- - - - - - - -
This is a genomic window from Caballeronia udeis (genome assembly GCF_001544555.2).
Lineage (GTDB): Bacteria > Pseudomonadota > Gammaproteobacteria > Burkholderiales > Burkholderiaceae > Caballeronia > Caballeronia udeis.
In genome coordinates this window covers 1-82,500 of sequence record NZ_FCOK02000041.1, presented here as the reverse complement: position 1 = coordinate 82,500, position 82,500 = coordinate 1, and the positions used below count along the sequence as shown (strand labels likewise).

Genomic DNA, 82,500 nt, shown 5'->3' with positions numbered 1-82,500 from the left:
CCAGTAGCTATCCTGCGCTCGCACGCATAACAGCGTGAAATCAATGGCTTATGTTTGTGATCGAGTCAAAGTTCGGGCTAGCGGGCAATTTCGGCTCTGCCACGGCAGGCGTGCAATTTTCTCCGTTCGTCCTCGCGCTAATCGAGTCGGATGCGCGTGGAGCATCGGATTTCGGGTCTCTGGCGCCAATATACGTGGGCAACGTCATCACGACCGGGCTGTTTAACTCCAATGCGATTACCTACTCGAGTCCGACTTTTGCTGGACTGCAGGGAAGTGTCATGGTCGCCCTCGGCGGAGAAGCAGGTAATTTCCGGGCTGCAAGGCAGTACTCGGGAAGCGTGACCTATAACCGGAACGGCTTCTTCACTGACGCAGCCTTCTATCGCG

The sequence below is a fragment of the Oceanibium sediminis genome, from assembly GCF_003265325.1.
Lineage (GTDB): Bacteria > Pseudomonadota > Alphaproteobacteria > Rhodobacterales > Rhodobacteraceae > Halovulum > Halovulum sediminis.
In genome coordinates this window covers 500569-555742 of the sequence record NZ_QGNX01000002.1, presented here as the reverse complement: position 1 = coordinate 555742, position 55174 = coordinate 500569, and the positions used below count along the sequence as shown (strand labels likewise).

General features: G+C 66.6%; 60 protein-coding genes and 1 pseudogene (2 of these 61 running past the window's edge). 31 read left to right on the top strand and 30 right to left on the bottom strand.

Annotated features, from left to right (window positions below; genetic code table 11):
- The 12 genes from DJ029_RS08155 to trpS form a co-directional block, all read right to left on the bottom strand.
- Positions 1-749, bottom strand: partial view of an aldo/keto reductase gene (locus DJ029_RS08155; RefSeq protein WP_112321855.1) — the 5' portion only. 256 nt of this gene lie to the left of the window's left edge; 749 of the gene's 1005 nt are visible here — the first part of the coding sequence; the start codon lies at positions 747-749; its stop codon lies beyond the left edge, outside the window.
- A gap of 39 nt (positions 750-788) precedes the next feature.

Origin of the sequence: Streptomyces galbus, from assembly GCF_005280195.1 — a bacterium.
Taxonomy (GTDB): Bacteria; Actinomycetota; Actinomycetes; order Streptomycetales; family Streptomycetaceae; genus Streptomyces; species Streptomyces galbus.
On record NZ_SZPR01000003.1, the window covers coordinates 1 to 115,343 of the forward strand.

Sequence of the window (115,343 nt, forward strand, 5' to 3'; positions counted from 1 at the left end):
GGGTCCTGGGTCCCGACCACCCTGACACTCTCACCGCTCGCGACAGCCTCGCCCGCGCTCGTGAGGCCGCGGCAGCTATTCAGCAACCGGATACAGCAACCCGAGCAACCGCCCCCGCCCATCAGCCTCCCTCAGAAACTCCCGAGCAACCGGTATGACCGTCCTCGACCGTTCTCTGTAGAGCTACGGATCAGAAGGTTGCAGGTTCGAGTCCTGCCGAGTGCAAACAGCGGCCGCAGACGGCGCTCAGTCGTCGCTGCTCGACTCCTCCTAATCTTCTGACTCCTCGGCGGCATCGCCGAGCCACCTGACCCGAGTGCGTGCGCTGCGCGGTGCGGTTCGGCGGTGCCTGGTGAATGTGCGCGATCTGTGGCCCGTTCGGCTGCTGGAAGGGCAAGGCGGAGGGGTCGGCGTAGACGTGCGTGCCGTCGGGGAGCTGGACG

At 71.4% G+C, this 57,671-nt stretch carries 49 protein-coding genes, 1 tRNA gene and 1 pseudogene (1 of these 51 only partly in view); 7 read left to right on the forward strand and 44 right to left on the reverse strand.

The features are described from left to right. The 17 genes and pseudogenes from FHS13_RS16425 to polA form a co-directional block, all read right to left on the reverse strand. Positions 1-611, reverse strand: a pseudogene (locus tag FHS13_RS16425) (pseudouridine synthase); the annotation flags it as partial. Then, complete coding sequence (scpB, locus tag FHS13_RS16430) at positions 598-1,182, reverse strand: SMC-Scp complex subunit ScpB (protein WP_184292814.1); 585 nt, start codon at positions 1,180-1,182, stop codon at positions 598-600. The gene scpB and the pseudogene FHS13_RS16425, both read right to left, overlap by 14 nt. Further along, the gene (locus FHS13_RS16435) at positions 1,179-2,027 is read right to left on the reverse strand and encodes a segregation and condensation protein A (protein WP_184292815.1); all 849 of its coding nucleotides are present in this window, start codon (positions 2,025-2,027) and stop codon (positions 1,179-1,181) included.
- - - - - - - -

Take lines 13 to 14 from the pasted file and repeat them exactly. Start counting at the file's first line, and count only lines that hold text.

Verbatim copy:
- A gap of 39 nt (positions 750-788) precedes the next feature.

Origin of the sequence: Streptomyces galbus, from assembly GCF_005280195.1 — a bacterium.